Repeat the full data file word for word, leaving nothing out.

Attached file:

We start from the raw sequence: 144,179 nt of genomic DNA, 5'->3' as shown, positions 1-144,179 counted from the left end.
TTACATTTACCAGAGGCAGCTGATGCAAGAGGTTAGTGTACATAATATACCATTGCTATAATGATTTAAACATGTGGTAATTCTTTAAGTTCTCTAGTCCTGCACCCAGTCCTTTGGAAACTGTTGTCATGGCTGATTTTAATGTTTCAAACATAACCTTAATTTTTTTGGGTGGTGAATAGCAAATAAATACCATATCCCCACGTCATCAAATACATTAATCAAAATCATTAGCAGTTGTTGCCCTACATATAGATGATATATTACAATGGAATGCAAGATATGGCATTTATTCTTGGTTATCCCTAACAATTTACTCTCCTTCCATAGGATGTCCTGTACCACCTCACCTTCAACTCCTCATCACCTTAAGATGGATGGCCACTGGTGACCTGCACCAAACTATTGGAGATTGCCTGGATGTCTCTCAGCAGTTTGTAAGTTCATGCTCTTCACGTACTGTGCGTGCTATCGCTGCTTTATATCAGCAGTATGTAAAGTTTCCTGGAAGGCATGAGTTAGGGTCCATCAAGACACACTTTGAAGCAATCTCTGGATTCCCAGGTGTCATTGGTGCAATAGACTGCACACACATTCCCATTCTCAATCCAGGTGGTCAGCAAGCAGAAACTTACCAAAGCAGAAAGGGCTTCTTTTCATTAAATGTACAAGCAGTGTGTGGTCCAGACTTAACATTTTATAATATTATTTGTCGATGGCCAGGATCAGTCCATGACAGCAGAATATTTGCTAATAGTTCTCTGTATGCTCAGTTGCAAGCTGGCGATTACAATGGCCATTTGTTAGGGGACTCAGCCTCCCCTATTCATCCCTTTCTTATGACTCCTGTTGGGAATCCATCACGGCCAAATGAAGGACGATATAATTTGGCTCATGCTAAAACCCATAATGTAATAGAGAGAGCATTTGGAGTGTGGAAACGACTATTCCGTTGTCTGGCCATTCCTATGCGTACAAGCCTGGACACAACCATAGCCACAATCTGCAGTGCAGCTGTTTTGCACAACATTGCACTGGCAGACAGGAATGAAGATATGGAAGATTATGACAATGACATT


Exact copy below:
We start from the raw sequence: 144,179 nt of genomic DNA, 5'->3' as shown, positions 1-144,179 counted from the left end.
TTACATTTACCAGAGGCAGCTGATGCAAGAGGTTAGTGTACATAATATACCATTGCTATAATGATTTAAACATGTGGTAATTCTTTAAGTTCTCTAGTCCTGCACCCAGTCCTTTGGAAACTGTTGTCATGGCTGATTTTAATGTTTCAAACATAACCTTAATTTTTTTGGGTGGTGAATAGCAAATAAATACCATATCCCCACGTCATCAAATACATTAATCAAAATCATTAGCAGTTGTTGCCCTACATATAGATGATATATTACAATGGAATGCAAGATATGGCATTTATTCTTGGTTATCCCTAACAATTTACTCTCCTTCCATAGGATGTCCTGTACCACCTCACCTTCAACTCCTCATCACCTTAAGATGGATGGCCACTGGTGACCTGCACCAAACTATTGGAGATTGCCTGGATGTCTCTCAGCAGTTTGTAAGTTCATGCTCTTCACGTACTGTGCGTGCTATCGCTGCTTTATATCAGCAGTATGTAAAGTTTCCTGGAAGGCATGAGTTAGGGTCCATCAAGACACACTTTGAAGCAATCTCTGGATTCCCAGGTGTCATTGGTGCAATAGACTGCACACACATTCCCATTCTCAATCCAGGTGGTCAGCAAGCAGAAACTTACCAAAGCAGAAAGGGCTTCTTTTCATTAAATGTACAAGCAGTGTGTGGTCCAGACTTAACATTTTATAATATTATTTGTCGATGGCCAGGATCAGTCCATGACAGCAGAATATTTGCTAATAGTTCTCTGTATGCTCAGTTGCAAGCTGGCGATTACAATGGCCATTTGTTAGGGGACTCAGCCTCCCCTATTCATCCCTTTCTTATGACTCCTGTTGGGAATCCATCACGGCCAAATGAAGGACGATATAATTTGGCTCATGCTAAAACCCATAATGTAATAGAGAGAGCATTTGGAGTGTGGAAACGACTATTCCGTTGTCTGGCCATTCCTATGCGTACAAGCCTGGACACAACCATAGCCACAATCTGCAGTGCAGCTGTTTTGCACAACATTGCACTGGCAGACAGGAATGAAGATATGGAAGATTATGACAATGACATT